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Thread: Primitive root of unity problem

  1. #1
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    Primitive root of unity problem

    Show that $\displaystyle \sqrt {2} \in \mathbb {Q} [ \omega ] $, where $\displaystyle \omega $ is a primitive 8th root of unity.

    Proof. Now $\displaystyle \omega = e^ {2 \pi i /8} = cos (2 \pi /8 ) + i sin (2 \pi /8 ) $. So I have $\displaystyle \omega ^{8} = 1 $
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    Quote Originally Posted by tttcomrader View Post
    Show that $\displaystyle \sqrt {2} \in \mathbb {Q} [ \omega ] $, where $\displaystyle \omega $ is a primitive 8th root of unity.

    Proof. Now $\displaystyle \omega = e^ {2 \pi i /8} = cos (2 \pi /8 ) + i sin (2 \pi /8 ) $. So I have $\displaystyle \omega ^{8} = 1 $
    If I remember correctly $\displaystyle \mathbb{Q}[ \omega ]$ would be any number of the form
    $\displaystyle \sum_{n = 0}^7 \frac{p_n}{q_n}\omega _n$
    where $\displaystyle p_n$ and $\displaystyle q_n \neq 0$ are integers for all n = 0 to 7, and the $\displaystyle \omega _n$ the the eighth roots of 1.

    I can construct
    $\displaystyle \sqrt{2} = 2 \left ( \frac{\sqrt{2}}{2} + i \frac{\sqrt{2}}{2} \right ) + 2 \left ( \frac{\sqrt{2}}{2} - i \frac{\sqrt{2}}{2} \right )$

    so $\displaystyle \sqrt{2} \in \mathbb{Q}[ \omega ]$.

    -Dan
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    Quote Originally Posted by topsquark View Post
    If I remember correctly $\displaystyle \mathbb{Q}[ \omega ]$ would be any number of the form
    $\displaystyle \sum_{n = 0}^7 \frac{p_n}{q_n}\omega _n$
    where $\displaystyle p_n$ and $\displaystyle q_n \neq 0$ are integers for all n = 0 to 7, and the $\displaystyle \omega _n$ the the eighth roots of 1.
    Maybe you meant, $\displaystyle \sum_{n=0}^7 a_n \omega^n$ rather than $\displaystyle \omega_n$? (And $\displaystyle a_n$ are rational).
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    Forum Admin topsquark's Avatar
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    Quote Originally Posted by ThePerfectHacker View Post
    Maybe you meant, $\displaystyle \sum_{n=0}^7 a_n \omega^n$ rather than $\displaystyle \omega_n$? (And $\displaystyle a_n$ are rational).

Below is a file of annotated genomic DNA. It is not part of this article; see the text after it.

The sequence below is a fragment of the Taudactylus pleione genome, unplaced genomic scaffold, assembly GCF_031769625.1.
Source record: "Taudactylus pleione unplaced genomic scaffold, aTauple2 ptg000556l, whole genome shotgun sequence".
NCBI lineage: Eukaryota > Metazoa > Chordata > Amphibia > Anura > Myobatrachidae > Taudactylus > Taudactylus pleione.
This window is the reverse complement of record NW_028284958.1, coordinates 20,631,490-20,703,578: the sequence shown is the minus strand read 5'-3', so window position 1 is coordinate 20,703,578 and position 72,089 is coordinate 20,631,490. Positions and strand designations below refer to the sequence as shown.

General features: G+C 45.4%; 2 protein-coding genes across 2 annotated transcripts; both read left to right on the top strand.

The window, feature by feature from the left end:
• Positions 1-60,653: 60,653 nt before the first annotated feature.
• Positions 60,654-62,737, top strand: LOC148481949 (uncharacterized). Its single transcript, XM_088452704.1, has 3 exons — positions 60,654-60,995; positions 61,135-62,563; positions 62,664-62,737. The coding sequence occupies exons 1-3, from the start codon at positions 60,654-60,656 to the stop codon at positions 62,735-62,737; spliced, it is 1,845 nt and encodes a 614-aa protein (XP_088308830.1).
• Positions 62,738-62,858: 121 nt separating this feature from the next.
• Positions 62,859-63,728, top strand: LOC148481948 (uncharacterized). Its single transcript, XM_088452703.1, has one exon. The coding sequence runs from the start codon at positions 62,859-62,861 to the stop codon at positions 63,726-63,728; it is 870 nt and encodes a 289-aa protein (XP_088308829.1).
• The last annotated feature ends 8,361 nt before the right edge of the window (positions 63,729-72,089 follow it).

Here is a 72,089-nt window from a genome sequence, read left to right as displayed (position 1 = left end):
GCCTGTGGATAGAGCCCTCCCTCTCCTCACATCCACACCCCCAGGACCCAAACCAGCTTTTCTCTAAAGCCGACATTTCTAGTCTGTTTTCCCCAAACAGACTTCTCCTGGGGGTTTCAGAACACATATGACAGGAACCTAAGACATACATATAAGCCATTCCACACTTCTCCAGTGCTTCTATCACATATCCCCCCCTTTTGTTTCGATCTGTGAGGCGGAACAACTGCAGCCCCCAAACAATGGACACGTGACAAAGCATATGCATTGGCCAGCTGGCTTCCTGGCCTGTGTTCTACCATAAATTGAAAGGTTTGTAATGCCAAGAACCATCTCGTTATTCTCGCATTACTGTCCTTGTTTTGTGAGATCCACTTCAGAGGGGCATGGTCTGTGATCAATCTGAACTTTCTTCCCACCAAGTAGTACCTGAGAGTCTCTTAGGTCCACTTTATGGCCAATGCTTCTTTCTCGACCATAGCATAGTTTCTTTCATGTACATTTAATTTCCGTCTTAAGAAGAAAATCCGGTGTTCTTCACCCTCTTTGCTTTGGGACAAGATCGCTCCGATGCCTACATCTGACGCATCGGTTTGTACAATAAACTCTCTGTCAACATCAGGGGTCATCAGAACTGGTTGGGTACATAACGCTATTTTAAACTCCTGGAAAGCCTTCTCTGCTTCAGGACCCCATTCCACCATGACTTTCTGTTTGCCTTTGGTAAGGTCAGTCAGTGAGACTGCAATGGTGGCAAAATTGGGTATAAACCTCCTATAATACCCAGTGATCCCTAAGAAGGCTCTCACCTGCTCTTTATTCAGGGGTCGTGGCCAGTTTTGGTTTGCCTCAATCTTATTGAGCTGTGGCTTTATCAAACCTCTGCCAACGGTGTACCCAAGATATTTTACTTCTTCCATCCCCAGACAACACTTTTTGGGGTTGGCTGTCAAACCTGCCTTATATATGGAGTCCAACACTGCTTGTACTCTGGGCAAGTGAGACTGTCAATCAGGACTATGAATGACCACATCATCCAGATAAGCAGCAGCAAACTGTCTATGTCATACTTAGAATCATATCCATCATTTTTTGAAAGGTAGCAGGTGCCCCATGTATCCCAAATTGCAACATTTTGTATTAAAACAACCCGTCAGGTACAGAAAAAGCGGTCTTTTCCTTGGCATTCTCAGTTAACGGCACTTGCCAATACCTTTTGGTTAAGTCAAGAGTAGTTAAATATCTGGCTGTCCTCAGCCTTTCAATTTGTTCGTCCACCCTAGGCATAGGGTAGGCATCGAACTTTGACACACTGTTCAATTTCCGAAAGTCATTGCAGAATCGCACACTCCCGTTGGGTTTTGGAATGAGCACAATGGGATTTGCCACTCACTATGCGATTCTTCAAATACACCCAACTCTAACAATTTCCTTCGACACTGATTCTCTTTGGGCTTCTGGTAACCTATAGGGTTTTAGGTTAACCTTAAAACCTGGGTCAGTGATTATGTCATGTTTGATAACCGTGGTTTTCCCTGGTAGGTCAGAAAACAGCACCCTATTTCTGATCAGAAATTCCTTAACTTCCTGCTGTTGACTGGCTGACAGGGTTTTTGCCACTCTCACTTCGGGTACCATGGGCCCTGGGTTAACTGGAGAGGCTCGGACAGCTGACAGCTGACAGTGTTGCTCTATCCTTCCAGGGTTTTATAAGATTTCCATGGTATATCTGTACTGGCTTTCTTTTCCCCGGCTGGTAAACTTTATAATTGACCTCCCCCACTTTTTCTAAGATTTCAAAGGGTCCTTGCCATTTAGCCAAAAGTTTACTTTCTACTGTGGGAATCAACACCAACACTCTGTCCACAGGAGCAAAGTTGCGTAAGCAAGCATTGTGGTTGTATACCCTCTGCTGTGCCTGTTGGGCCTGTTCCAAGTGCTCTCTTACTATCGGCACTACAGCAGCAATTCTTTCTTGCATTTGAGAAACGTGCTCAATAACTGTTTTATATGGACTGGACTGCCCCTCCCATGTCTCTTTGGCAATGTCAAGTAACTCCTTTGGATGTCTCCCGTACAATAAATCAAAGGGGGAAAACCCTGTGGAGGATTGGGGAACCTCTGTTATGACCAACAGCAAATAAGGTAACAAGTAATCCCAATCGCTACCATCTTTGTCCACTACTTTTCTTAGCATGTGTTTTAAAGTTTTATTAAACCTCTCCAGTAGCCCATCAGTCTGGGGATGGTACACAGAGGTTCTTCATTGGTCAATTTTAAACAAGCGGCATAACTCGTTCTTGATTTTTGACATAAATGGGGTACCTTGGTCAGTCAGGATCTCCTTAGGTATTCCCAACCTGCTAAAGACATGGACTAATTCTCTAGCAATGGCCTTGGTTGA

Actually I was using $\displaystyle \{ \omega _n \}$ as the set of all eighth roots of unity, but yours is the more "approprate" notation if I recall.

    (You know, it's really hard to type "eighth?")

    -Dan
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    Quote Originally Posted by tttcomrader View Post
    Show that $\displaystyle \sqrt {2} \in \mathbb {Q} [ \omega ] $, where $\displaystyle \omega $ is a primitive 8th root of unity.

    Proof. Now $\displaystyle \omega = e^ {2 \pi i /8} = cos (2 \pi /8 ) + i sin (2 \pi /8 ) $. So I have $\displaystyle \omega ^{8} = 1 $
    Well, actually, there are 4 primitive 8th roots of unity ($\displaystyle e^{2 n \pi i /8} \text { for } n=1,3,5,7$), so presumably your proof should work for any one of them.

    Let $\displaystyle \omega$ be a primitive 8th root of unity. Note that

    $\displaystyle 0 = \omega^8 - 1 = (\omega^4 + 1) (\omega^2 + 1) (\omega + 1) (\omega - 1)$

    so $\displaystyle \omega^4+1 = 0$.

    (If we had any other of the factors = 0, say $\displaystyle \omega^2+1$, then $\displaystyle \omega$ would be an 8th root of unity but not a primitive root. Or, to put it another way, $\displaystyle \omega^4+1$ is the 8th cyclotomic polynomial.)

    Since $\displaystyle \mathbb {Q} [ \omega ] $ is a field, $\displaystyle z =\omega + \omega^{-1} \in \mathbb {Q} [ \omega ] $.
    And
    $\displaystyle z^2 = \omega^2+2+\omega^{-2}=\frac{\omega^4+2 \omega^2+1}{\omega^2}=\frac{2 \omega^2}{\omega^2}=2$
    so $\displaystyle z = \pm \sqrt{2}$, hence $\displaystyle \sqrt{2} \in \mathbb {Q} [ \omega ] $.
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